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Hi Guys,

I am writing up a panel for an inspection I just finished that's not secured well to the wall. The humidifier connection for the forced air furnace is right above the panel, and I have water stains inside. No brainer there, but please let me know what you think about the posts on the dual pole breakers. Is it possible that these won't both trip together if the circuit is overloaded? Maybe I'm nit picking here...

Thanks again

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"Improvised Handle Ties" or tiebars. I would report them.

If you don't, the sparky will say you were a dumbass for missing them. [:)]

Depending on what those breakers serve, it may not be important safety-wise for them to trip together, such as split-duplex kitchen receptacles (he's in Canada, y'all). I often find one side of those tripped, even with the factory tiebar in place.

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Hi Guys,

I am writing up a panel for an inspection I just finished that's not secured well to the wall. The humidifier connection for the forced air furnace is right above the panel, and I have water stains inside. No brainer there, but please let me know what you think about the posts on the dual pole breakers. Is it possible that these won't both trip together if the circuit is overloaded? Maybe I'm nit picking here...

Thanks again

Click to Enlarge
tn_201212171305_Rue%20Brook%20pics%20145.jpg

57.82?KB

It may be permissible as a disconnecting means if those pieces of copper wire on the handles are 'identified' for the purpose but I doubt it.

As a common trip mechanism, no, the little copper wires don't guarantee that a trip on one breaker will trip the other. If this is a 240 V circuit, they need a common trip.

Marc

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. . . Is it possible that these won't both trip together if the circuit is overloaded? Maybe I'm nit picking here...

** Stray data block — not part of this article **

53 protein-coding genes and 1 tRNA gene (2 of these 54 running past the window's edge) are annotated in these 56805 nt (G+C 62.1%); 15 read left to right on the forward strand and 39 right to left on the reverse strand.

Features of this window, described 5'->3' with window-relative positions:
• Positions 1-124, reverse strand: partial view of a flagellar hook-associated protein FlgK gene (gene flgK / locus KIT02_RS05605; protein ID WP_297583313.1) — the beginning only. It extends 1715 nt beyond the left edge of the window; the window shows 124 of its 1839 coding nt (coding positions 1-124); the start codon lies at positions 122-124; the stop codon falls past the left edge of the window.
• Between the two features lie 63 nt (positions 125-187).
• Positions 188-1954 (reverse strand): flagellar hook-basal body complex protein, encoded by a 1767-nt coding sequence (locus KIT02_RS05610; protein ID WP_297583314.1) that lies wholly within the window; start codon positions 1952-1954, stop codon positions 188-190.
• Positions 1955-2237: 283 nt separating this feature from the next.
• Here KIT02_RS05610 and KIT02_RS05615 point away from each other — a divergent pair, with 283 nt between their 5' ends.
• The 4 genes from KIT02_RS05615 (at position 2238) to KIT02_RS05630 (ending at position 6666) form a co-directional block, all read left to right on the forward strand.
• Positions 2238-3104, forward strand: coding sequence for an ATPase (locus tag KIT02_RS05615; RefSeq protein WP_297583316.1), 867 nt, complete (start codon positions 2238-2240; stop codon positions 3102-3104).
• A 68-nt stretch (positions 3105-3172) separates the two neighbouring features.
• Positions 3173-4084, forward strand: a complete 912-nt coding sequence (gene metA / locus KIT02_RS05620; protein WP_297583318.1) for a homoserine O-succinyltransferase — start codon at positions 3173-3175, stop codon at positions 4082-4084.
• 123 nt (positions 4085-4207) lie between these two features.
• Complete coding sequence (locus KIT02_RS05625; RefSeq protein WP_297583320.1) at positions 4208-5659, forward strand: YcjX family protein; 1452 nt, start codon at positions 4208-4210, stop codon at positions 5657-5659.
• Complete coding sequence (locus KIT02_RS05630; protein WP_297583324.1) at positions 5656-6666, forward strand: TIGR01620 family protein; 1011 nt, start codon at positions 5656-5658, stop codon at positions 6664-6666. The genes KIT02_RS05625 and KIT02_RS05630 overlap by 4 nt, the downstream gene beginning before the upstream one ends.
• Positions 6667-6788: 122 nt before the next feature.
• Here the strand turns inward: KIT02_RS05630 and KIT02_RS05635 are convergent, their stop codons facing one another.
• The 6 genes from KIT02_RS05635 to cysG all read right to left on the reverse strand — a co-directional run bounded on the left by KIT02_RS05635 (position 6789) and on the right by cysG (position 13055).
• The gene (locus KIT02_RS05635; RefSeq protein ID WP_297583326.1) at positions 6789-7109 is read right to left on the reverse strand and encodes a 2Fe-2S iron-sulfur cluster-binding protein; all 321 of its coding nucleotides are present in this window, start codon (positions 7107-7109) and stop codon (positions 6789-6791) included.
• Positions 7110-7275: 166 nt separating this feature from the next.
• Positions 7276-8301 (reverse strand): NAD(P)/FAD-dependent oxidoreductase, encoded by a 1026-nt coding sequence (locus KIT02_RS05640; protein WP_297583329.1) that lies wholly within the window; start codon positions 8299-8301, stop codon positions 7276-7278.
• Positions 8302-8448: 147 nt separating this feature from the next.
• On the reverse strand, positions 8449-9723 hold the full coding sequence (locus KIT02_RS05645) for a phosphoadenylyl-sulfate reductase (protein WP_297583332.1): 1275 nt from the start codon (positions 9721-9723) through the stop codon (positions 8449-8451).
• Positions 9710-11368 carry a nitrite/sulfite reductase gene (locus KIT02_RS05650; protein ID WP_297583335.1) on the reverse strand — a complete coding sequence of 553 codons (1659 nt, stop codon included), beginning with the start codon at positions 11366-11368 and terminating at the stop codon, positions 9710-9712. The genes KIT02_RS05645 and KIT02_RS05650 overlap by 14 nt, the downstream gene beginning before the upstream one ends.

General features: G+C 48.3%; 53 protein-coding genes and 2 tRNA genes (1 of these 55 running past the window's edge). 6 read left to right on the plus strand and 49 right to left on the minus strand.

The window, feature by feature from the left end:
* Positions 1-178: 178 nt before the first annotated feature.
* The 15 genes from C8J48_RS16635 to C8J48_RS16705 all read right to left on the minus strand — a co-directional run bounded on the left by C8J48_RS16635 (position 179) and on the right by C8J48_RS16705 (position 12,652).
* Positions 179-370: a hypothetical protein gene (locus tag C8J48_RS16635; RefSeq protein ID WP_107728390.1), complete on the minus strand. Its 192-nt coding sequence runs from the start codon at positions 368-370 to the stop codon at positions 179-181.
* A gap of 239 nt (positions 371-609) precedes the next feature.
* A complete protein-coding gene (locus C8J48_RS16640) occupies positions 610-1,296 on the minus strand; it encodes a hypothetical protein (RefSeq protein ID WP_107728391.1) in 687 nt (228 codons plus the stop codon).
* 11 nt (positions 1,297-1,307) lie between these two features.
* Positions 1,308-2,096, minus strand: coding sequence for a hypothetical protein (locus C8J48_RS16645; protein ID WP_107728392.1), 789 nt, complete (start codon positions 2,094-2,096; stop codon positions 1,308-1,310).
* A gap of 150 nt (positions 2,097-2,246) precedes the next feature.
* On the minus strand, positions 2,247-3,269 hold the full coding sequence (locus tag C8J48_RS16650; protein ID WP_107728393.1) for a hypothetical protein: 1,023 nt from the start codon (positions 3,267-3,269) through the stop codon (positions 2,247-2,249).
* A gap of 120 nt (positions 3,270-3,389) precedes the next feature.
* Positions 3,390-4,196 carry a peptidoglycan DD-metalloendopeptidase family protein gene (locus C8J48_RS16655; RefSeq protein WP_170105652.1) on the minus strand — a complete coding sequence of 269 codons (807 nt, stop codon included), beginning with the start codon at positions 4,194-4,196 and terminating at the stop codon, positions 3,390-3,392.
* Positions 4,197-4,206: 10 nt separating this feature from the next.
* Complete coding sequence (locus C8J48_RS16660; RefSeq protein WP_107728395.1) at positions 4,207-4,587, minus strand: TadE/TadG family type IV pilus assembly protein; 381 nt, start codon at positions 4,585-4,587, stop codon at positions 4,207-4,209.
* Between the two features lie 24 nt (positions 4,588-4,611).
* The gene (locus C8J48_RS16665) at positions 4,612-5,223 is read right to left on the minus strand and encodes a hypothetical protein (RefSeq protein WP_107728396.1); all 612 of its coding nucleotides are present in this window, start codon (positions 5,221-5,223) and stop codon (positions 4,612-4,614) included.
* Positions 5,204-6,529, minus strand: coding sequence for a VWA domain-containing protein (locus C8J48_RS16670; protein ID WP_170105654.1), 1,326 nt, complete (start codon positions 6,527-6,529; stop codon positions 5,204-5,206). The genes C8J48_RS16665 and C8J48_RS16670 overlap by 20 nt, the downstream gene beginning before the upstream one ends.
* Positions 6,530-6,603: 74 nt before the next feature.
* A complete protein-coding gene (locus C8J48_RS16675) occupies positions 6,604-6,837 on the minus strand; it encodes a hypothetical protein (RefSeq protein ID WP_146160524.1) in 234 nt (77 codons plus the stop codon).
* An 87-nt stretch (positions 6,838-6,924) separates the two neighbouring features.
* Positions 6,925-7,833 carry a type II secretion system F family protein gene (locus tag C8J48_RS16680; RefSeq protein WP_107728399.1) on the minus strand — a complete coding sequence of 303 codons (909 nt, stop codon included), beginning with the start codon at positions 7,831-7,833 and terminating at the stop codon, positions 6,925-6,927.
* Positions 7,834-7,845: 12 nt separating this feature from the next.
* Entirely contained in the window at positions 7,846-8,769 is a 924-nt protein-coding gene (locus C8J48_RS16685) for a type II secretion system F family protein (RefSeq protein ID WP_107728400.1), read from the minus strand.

I'm not familiar with the Canadian code, but under the NEC, they would not be required to trip together.

They are supposed to be disconnected together, though, and the improvised wire ties won't achieve that. As everyone else has said, there are supposed to be listed breaker handle ties there, not improvised copper wires.

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These breakers allow two branch circuits in the space that would only take on QO breaker. There may be a problem with this type of breaker not being listed for a class CTL panel. The side-by-side version that Square D makes today has a warning label on it that it can only be used in non-CTL assemblies. If the panel was completely full this could be a situation where they should have installed another panel instead of adding these.

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These breakers allow two branch circuits in the space that would only take on QO breaker. There may be a problem with this type of breaker not being listed for a class CTL panel. The side-by-side version that Square D makes today has a warning label on it that it can only be used in non-CTL assemblies. If the panel was completely full this could be a situation where they should have installed another panel instead of adding these.

Thanks Douglas,

No the panel wasn't full at all. There are 2 panels actually. The home has a 400 amp installation. The other is an older Commander panel. I called out the wire clips as "improper".

Thanks everyone for your help. I kind of knew all along, I just needed a little guidance.

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